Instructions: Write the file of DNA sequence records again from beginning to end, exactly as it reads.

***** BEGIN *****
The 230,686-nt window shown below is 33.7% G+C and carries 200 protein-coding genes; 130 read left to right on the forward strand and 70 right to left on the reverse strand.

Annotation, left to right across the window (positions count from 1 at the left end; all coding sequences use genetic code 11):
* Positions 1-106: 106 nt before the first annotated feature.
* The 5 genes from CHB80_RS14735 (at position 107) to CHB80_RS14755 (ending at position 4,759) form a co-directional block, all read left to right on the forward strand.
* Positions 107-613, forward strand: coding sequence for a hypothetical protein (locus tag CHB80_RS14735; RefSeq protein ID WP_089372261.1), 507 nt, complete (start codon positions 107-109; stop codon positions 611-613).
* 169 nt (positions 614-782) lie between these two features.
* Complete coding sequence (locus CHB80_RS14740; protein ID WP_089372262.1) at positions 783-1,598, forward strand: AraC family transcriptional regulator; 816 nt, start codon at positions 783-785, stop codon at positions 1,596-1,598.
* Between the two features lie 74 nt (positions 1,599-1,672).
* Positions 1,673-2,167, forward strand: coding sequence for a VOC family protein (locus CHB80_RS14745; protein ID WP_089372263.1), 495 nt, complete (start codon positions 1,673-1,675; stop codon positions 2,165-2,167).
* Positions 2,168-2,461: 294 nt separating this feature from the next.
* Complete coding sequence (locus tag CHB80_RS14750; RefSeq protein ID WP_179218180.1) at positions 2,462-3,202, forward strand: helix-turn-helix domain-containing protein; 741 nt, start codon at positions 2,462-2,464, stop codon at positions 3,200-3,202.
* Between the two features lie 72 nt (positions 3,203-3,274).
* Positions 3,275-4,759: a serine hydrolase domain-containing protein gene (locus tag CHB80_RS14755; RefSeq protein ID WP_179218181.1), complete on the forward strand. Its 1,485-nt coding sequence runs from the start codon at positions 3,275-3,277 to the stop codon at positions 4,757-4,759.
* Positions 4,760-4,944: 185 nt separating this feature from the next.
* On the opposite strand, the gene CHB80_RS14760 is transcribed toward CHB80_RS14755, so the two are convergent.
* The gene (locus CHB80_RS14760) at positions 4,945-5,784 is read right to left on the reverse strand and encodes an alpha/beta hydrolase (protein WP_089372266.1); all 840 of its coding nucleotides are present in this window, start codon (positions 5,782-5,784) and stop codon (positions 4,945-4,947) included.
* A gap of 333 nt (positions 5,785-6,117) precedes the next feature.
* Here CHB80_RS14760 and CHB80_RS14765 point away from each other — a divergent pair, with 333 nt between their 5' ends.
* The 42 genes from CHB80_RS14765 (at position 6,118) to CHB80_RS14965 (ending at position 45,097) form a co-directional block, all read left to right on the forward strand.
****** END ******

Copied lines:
The 230,686-nt window shown below is 33.7% G+C and carries 200 protein-coding genes; 130 read left to right on the forward strand and 70 right to left on the reverse strand.

Annotation, left to right across the window (positions count from 1 at the left end; all coding sequences use genetic code 11):
* Positions 1-106: 106 nt before the first annotated feature.
* The 5 genes from CHB80_RS14735 (at position 107) to CHB80_RS14755 (ending at position 4,759) form a co-directional block, all read left to right on the forward strand.
* Positions 107-613, forward strand: coding sequence for a hypothetical protein (locus tag CHB80_RS14735; RefSeq protein ID WP_089372261.1), 507 nt, complete (start codon positions 107-109; stop codon positions 611-613).
* 169 nt (positions 614-782) lie between these two features.
* Complete coding sequence (locus CHB80_RS14740; protein ID WP_089372262.1) at positions 783-1,598, forward strand: AraC family transcriptional regulator; 816 nt, start codon at positions 783-785, stop codon at positions 1,596-1,598.
* Between the two features lie 74 nt (positions 1,599-1,672).
* Positions 1,673-2,167, forward strand: coding sequence for a VOC family protein (locus CHB80_RS14745; protein ID WP_089372263.1), 495 nt, complete (start codon positions 1,673-1,675; stop codon positions 2,165-2,167).
* Positions 2,168-2,461: 294 nt separating this feature from the next.
* Complete coding sequence (locus tag CHB80_RS14750; RefSeq protein ID WP_179218180.1) at positions 2,462-3,202, forward strand: helix-turn-helix domain-containing protein; 741 nt, start codon at positions 2,462-2,464, stop codon at positions 3,200-3,202.
* Between the two features lie 72 nt (positions 3,203-3,274).
* Positions 3,275-4,759: a serine hydrolase domain-containing protein gene (locus tag CHB80_RS14755; RefSeq protein ID WP_179218181.1), complete on the forward strand. Its 1,485-nt coding sequence runs from the start codon at positions 3,275-3,277 to the stop codon at positions 4,757-4,759.
* Positions 4,760-4,944: 185 nt separating this feature from the next.
* On the opposite strand, the gene CHB80_RS14760 is transcribed toward CHB80_RS14755, so the two are convergent.
* The gene (locus CHB80_RS14760) at positions 4,945-5,784 is read right to left on the reverse strand and encodes an alpha/beta hydrolase (protein WP_089372266.1); all 840 of its coding nucleotides are present in this window, start codon (positions 5,782-5,784) and stop codon (positions 4,945-4,947) included.
* A gap of 333 nt (positions 5,785-6,117) precedes the next feature.
* Here CHB80_RS14760 and CHB80_RS14765 point away from each other — a divergent pair, with 333 nt between their 5' ends.
* The 42 genes from CHB80_RS14765 (at position 6,118) to CHB80_RS14965 (ending at position 45,097) form a co-directional block, all read left to right on the forward strand.